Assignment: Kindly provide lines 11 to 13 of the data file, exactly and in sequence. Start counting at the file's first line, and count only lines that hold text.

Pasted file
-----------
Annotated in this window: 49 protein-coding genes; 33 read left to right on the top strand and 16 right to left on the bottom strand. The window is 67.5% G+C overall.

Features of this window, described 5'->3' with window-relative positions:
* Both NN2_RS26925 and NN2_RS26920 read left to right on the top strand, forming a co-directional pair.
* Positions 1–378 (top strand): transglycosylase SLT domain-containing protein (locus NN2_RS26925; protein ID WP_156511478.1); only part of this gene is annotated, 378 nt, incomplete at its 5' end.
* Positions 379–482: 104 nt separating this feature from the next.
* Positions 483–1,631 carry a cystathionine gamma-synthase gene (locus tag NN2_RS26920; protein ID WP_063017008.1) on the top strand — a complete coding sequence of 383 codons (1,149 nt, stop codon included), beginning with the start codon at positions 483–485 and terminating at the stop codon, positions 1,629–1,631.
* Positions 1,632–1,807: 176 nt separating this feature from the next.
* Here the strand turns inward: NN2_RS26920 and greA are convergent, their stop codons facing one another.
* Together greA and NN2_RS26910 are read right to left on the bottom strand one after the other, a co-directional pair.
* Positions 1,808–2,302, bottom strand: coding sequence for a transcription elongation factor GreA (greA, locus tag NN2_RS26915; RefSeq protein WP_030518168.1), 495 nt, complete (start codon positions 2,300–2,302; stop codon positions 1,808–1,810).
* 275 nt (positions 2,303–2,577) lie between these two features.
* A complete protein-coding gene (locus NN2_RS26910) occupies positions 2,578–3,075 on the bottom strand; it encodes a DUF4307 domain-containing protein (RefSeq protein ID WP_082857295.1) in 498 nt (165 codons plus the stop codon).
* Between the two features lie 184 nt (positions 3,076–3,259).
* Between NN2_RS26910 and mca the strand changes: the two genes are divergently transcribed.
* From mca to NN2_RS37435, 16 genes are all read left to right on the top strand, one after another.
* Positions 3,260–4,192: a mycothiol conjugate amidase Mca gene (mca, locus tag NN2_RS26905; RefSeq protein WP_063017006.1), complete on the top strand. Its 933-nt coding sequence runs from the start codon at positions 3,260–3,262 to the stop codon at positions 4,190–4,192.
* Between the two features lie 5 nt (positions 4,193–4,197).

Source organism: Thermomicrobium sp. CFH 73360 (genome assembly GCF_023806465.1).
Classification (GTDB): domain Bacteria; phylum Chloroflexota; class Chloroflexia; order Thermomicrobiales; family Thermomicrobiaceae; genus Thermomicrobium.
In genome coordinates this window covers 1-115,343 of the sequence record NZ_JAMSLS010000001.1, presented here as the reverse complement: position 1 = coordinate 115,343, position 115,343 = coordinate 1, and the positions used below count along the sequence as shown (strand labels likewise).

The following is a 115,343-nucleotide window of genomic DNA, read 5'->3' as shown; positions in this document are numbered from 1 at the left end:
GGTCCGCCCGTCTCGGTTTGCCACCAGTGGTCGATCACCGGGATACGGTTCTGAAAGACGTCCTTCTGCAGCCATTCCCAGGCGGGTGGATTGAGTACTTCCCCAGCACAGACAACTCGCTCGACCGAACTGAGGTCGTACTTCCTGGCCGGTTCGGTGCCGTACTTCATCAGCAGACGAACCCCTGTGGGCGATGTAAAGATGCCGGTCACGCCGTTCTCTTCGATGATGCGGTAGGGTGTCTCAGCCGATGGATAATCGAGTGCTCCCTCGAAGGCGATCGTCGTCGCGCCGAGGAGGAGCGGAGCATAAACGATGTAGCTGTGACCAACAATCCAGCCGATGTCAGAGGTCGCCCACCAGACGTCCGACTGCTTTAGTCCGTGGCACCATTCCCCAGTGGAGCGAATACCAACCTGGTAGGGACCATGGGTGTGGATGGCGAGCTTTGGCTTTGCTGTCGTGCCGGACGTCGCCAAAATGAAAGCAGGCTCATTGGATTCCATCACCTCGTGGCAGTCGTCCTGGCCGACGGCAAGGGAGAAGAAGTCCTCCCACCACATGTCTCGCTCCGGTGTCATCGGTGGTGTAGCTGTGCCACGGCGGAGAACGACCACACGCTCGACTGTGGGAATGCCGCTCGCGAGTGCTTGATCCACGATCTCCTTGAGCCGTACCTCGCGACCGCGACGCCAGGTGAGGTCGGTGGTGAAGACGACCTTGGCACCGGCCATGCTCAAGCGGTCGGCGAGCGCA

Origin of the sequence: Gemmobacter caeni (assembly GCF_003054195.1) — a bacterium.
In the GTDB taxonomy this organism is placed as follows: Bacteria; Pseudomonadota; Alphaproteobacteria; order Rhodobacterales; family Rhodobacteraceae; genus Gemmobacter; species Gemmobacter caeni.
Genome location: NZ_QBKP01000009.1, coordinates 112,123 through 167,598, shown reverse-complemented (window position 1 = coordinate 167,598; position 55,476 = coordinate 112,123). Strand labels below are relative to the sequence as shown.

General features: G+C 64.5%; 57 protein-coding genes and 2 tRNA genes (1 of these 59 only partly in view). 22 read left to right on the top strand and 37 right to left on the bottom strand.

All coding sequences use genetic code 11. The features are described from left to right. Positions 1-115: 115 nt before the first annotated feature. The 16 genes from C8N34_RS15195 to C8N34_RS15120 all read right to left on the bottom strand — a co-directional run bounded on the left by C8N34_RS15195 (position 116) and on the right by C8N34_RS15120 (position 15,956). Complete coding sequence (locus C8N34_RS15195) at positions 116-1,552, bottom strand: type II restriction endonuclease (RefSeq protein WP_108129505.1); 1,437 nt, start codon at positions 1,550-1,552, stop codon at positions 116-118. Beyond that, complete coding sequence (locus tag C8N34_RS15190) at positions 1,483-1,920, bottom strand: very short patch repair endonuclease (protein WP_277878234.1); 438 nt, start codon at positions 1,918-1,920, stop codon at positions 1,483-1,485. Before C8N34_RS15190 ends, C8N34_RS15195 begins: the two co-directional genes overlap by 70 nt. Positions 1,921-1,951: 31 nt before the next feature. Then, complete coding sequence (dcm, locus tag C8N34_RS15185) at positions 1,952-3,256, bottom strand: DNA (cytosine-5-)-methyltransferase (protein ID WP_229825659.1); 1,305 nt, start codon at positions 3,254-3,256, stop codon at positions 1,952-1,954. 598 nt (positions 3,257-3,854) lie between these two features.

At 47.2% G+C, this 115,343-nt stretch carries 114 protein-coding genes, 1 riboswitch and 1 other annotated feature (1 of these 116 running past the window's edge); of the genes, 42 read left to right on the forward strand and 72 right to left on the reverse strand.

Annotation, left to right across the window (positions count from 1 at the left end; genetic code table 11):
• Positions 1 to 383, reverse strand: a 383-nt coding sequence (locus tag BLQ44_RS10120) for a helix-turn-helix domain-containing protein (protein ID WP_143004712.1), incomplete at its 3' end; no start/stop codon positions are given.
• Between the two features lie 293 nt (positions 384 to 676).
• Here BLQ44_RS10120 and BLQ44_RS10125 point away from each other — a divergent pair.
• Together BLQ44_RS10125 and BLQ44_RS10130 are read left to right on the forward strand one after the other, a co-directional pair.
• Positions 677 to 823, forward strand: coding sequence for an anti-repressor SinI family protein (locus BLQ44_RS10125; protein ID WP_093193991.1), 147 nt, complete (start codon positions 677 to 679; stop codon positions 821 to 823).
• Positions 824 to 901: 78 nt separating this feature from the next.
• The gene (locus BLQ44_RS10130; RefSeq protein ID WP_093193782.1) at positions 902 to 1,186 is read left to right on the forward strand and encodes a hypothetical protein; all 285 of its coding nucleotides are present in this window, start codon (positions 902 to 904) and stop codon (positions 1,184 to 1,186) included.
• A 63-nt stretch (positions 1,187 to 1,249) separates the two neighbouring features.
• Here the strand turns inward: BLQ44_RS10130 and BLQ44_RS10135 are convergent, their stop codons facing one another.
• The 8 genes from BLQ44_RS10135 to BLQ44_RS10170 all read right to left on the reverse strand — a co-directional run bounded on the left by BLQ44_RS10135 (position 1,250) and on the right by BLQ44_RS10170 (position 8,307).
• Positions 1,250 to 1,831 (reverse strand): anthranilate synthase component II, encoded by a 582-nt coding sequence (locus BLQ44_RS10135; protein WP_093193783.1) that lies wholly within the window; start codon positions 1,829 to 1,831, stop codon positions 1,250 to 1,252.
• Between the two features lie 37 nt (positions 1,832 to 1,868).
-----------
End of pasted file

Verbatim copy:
* 275 nt (positions 2,303–2,577) lie between these two features.
* A complete protein-coding gene (locus NN2_RS26910) occupies positions 2,578–3,075 on the bottom strand; it encodes a DUF4307 domain-containing protein (RefSeq protein ID WP_082857295.1) in 498 nt (165 codons plus the stop codon).
* Between the two features lie 184 nt (positions 3,076–3,259).